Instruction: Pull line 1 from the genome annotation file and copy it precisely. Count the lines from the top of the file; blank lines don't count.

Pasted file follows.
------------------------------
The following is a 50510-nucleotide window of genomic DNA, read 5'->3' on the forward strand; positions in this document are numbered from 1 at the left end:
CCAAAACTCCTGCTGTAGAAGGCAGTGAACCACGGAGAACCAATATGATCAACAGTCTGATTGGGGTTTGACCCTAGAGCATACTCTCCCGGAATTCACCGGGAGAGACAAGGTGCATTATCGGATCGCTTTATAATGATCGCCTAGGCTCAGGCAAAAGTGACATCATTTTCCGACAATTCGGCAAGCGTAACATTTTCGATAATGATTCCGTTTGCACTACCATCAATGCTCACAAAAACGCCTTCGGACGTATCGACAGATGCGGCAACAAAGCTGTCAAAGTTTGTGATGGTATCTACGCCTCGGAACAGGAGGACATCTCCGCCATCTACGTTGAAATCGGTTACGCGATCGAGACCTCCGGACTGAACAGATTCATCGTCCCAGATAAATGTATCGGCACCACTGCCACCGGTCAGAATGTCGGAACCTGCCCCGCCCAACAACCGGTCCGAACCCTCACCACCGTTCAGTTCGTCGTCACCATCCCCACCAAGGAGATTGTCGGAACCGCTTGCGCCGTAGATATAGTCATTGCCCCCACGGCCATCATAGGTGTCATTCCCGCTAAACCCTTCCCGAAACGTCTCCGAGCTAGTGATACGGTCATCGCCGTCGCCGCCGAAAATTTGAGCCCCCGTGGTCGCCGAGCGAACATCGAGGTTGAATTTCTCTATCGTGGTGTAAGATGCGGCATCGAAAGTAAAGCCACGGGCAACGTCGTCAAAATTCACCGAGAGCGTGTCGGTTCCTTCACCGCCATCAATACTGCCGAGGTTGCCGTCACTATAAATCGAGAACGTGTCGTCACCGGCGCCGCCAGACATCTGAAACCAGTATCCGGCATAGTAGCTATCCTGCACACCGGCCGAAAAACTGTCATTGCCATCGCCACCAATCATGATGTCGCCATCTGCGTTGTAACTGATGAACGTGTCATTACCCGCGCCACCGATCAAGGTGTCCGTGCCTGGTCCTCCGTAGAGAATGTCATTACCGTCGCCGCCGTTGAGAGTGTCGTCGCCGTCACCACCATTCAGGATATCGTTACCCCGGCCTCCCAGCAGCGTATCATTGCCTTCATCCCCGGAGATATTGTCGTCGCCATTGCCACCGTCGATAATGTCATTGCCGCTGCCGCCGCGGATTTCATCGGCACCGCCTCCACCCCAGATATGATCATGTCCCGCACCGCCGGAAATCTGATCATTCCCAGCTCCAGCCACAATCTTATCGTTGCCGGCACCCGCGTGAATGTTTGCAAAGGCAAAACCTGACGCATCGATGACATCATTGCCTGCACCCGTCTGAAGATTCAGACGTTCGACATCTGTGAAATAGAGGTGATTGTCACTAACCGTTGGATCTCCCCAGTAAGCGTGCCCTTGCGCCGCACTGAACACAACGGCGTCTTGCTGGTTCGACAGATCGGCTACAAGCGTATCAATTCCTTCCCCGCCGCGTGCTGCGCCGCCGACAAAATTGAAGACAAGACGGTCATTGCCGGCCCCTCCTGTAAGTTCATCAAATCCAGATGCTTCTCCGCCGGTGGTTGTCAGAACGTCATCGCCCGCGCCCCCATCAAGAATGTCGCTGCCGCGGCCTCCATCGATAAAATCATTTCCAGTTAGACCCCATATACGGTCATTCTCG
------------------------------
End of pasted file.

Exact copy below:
The following is a 50510-nucleotide window of genomic DNA, read 5'->3' on the forward strand; positions in this document are numbered from 1 at the left end: